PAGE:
Question No. 1
I live here in Santa Clarita and have read your column a couple of different times, regarding retrofit windows and how, about every five years, they will tend to leak if maintenance hasn’t been done on them.
Sure enough, I had five of my retrofit windows leak last year, and because I am close to retiring, I have elected to change all of my windows out; break out the stucco and put new windows in, per your recommendation.
Everything was better going this way, including sound-proofing, but since then I have smoke coming in from the fireplace when I use it, and the fascia bricks on the fireplace are turning black.
The timing of it all makes us think that the new window installation is involved in the cause but, of course, it could be coincidental, too.
Do you have any thoughts on if and how this could be related, and what we could do about it?
Answer No. 1
It’s no doubt related to the windows, in my opinion.
A good window like you’ve installed is going to have a much better seal than a retrofit, therefore not allowing the draw of the air as it had before, when the fireplace is on. This is a great weather-tight window and efficient for keeping warm air in and cold air out in the winter, and the opposite in the summer.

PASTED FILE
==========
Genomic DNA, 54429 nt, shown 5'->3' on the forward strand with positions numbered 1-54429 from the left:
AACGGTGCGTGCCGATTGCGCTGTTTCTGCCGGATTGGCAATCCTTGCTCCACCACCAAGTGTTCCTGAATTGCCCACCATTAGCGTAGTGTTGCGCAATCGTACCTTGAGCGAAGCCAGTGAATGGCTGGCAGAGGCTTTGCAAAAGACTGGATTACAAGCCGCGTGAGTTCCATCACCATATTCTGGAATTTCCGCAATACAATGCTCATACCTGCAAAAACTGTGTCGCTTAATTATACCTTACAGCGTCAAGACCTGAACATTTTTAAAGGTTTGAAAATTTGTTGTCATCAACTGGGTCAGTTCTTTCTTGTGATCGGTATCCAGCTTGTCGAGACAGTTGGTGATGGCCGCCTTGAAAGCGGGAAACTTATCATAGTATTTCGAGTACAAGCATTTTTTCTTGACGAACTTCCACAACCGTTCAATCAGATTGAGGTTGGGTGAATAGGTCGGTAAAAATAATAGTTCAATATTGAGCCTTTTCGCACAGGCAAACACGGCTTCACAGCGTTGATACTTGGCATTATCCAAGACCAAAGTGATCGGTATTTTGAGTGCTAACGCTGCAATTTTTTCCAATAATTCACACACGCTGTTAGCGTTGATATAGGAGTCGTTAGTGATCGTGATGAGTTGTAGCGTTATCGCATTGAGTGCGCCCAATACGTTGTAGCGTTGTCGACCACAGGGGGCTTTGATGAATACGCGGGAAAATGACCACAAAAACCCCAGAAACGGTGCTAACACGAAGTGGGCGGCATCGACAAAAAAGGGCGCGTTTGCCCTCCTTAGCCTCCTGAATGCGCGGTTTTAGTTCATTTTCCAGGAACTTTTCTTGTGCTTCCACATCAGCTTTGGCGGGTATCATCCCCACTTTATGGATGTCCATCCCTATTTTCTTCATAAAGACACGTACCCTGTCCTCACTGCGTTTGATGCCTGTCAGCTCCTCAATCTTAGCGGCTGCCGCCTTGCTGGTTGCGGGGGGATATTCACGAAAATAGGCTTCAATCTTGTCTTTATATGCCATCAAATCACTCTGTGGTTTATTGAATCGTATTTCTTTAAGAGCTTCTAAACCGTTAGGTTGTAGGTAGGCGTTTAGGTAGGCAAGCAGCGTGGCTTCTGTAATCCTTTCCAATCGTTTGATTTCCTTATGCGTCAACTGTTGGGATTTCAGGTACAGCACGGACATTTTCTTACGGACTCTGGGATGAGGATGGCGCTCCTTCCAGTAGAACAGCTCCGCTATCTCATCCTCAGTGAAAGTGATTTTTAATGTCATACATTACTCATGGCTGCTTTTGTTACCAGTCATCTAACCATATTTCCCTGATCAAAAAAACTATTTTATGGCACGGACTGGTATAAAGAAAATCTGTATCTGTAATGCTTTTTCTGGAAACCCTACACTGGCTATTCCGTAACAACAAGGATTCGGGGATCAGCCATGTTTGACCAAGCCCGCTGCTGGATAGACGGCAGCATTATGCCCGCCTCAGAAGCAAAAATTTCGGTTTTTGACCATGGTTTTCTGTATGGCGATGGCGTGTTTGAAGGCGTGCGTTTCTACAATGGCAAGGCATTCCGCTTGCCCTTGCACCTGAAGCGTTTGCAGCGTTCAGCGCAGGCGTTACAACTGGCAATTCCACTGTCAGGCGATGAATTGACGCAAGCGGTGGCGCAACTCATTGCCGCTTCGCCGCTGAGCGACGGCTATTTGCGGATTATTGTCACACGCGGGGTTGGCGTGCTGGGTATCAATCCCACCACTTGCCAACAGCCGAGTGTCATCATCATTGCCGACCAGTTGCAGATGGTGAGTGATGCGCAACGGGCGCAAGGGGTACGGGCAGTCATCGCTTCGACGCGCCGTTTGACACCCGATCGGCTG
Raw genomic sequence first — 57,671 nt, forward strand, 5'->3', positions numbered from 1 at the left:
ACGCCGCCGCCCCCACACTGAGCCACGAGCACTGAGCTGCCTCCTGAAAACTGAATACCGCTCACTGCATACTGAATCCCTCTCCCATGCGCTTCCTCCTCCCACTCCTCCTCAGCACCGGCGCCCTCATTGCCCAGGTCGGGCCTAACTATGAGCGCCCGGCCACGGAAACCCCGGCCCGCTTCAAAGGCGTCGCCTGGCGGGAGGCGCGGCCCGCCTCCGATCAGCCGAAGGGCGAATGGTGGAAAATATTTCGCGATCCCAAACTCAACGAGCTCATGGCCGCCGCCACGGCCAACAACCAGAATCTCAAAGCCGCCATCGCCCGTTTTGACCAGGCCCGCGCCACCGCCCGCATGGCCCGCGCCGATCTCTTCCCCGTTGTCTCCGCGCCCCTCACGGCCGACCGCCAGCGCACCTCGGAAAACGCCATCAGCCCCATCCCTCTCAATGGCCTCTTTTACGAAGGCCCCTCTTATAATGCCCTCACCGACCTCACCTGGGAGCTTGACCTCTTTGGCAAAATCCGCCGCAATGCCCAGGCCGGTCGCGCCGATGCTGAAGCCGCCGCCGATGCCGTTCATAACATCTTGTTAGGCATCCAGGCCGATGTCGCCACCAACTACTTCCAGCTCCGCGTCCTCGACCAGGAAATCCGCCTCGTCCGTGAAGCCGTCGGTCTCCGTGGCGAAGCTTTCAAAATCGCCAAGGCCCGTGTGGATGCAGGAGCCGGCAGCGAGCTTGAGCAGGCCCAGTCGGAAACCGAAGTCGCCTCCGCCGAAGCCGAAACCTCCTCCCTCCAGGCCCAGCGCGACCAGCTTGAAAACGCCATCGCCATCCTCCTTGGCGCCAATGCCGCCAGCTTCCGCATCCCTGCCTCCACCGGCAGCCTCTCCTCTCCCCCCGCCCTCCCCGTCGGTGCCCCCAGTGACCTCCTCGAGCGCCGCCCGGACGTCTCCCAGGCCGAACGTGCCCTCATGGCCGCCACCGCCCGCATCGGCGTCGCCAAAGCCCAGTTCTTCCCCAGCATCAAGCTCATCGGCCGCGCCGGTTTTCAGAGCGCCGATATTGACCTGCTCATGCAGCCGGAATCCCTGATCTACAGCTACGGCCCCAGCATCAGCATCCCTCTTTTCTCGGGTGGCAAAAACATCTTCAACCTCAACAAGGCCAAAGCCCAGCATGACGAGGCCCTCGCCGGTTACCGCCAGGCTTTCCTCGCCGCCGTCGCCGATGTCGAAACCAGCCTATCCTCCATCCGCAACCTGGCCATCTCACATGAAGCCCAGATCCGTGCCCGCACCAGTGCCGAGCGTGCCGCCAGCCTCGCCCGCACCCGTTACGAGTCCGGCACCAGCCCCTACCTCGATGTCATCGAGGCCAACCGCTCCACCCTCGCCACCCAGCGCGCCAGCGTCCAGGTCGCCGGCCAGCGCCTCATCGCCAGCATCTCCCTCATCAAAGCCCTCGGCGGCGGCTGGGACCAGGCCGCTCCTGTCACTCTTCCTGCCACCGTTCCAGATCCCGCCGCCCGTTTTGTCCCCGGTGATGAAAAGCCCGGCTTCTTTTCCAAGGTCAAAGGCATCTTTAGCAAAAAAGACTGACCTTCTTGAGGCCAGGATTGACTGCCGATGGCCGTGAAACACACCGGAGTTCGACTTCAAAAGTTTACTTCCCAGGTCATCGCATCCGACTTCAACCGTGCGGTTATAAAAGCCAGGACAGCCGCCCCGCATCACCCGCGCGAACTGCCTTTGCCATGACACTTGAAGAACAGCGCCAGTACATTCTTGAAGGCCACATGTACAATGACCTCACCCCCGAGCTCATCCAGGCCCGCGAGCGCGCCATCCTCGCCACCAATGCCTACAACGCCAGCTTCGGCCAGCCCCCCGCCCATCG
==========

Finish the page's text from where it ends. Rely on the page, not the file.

Unfortunately, it can cause a backdraft effect such as this, where the fireplace doesn’t have the ability to draw air in and up as it did before.
The simplest fix for this would be to use a room on the opposing end of the house and secure a window open by an inch or two with a window lock, and this will allow the fireplace the draw that it needs. Along with this which will hopefully solve your issue, please have your chimney inspected and cleaned every one to two years.
Any possible issues (including this draw issue) can be detected, and the creosote that builds up inside the chimney can be cleaned away for safety. A good and experienced chimney contractor will not only clean your chimney, they will inspect and offer suggestions for issues you are having and this includes inspecting the exterior of the chimney as well as the chimney cap.
Be sure to burn good, dry wood, also, and keep all fire hazards under control, including trees close to your chimney. A couple other tips: Be sure that your flue is open always, prior to starting any fire in the fireplace. Often folks wonder which way is open, so just think of it as a drawer – pulled toward you is an open drawer and pushed away from you closes the drawer.
Preheat your fireplace also; the cold air within the chimney is too heavy to allow smoke to pass, so you need to relieve the chimney of this by preheating. Open the flu, light the gas and perhaps burn a sheet or two of newspaper. This will allow the cold air to be forced up and out, and make a clear path for the upcoming smoke that will happen with the beginning of the wood burning process.
Steer clear of the pre-formed logs, they are loaded with chemicals and products that stick to the interior of the chimney, it is always best to burn natural wood over pre-formed logs.
Good luck to you,